Willy thought he should not like that at all; besides, having never worn a pair of boots, he wished very much to put them on for the first time. He thought Ann was a terribly long time in lacing them, so impatient was he to be out; and he began kicking about his legs to hurry her. But she told him that only made her longer, for while his feet were jigging about she could not get the lace into the holes, which were very small, the boots being new. So William found that the best way was to be quiet; then Ann went on lacing as fast again, and had soon finished.
Willy strutted about in his new boots, showed Mamma how he looked like Papa in boots, thought himself a little man, and was so much pleased that he forgot the snow; till Mamma asked him whether he had put on boots to walk about on the carpet.
"Oh no!" cried he, suddenly recollecting the snow; "let us go, Mamma; let us go out directly."
Then Mamma took his hand, and they went down stairs, and when they opened the street door, there came in such a cold wind, that Willy could not help exclaiming—"Oh, how cold it is!" But he soon forgot the cold in the pleasure he took in trampling in the snow: he found that it was very soft, and that every step he took his feet made a deep print in the snow, for it was now lying about three inches thick on the ground.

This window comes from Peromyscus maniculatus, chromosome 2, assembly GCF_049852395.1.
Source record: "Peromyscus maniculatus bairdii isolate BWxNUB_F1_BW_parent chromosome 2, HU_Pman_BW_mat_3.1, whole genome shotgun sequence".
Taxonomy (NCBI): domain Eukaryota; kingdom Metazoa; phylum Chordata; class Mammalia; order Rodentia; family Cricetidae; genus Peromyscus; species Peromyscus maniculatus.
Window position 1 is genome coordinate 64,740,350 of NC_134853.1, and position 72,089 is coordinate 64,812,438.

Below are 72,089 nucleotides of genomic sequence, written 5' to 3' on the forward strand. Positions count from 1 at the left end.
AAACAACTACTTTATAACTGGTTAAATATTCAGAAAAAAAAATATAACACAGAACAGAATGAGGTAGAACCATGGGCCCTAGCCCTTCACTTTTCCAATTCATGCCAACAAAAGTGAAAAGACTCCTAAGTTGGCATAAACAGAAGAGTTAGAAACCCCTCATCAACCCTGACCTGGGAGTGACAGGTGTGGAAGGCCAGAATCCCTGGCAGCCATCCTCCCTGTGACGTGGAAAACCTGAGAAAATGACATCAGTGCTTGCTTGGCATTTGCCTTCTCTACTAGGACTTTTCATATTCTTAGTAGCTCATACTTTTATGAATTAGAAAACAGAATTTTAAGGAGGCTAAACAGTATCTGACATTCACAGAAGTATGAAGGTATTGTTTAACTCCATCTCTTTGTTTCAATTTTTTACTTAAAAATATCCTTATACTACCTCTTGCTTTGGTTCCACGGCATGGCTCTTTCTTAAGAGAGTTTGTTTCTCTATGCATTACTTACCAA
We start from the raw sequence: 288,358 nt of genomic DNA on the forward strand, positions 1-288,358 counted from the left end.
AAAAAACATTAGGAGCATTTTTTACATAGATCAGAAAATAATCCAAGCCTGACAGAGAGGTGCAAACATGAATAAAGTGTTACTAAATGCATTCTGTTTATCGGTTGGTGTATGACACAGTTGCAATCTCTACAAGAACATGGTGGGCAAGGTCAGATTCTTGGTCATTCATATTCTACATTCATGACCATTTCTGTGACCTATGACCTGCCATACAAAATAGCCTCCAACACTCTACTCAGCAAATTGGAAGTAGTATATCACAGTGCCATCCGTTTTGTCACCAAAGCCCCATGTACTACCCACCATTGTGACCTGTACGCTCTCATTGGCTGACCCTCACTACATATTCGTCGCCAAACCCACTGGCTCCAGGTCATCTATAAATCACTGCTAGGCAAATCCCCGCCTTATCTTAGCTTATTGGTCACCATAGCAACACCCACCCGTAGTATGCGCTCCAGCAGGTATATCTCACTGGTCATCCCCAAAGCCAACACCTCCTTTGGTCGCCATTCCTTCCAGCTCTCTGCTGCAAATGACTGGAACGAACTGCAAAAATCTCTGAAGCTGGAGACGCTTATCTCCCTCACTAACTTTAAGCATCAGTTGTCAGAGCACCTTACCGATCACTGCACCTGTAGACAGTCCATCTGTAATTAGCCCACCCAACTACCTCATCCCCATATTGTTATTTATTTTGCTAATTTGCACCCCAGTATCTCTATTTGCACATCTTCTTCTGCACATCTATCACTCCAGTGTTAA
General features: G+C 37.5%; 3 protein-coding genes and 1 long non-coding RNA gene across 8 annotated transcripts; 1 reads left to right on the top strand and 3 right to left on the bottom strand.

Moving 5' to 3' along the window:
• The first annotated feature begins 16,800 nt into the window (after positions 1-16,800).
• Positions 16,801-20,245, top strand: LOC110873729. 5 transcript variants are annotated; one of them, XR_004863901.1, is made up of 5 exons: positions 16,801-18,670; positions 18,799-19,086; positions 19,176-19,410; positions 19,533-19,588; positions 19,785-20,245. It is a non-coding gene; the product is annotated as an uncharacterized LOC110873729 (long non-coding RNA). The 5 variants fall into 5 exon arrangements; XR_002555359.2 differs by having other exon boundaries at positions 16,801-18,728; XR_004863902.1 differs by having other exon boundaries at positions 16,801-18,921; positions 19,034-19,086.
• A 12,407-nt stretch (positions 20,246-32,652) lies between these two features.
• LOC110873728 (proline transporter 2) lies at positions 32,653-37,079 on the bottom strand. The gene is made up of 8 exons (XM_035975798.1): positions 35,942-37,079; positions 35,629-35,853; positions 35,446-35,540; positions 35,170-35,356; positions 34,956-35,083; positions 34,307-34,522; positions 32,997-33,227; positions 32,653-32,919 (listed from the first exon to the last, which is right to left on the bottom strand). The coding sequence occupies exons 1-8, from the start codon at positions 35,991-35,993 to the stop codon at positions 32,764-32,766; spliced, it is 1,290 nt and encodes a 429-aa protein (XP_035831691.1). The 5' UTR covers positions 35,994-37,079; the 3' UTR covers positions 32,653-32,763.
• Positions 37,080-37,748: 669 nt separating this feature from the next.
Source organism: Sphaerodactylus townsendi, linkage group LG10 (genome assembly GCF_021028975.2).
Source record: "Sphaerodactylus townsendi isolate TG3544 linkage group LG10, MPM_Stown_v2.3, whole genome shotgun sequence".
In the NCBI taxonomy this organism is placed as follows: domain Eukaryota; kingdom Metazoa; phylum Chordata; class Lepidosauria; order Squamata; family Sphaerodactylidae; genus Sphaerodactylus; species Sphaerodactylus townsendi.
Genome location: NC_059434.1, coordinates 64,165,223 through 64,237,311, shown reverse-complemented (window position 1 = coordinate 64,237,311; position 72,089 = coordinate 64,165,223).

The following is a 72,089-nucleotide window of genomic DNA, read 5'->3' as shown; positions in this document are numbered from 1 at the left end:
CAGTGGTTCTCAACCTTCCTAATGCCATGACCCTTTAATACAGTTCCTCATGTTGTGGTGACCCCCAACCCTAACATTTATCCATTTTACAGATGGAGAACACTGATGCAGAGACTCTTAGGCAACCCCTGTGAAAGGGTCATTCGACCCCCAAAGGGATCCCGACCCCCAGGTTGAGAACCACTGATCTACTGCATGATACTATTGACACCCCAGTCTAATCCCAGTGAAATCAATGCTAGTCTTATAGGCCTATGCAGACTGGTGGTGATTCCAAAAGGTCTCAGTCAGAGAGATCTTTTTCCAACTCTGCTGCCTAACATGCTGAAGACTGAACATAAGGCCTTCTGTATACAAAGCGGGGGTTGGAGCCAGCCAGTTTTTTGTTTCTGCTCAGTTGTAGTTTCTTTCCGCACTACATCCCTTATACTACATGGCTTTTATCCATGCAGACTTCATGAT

"Indeed, it would have been over my shoes," cried he; "but it cannot get into my boots, they are so much higher, and they keep my feet so nice and warm; but then, Mamma, my warm feet will melt the snow."
"No," replied his mother; "there are your boots between your feet and the snow, and the warmth of your feet will hardly get through them. Besides, if it did, the melted snow would not get through your boots very easily to wet your feet."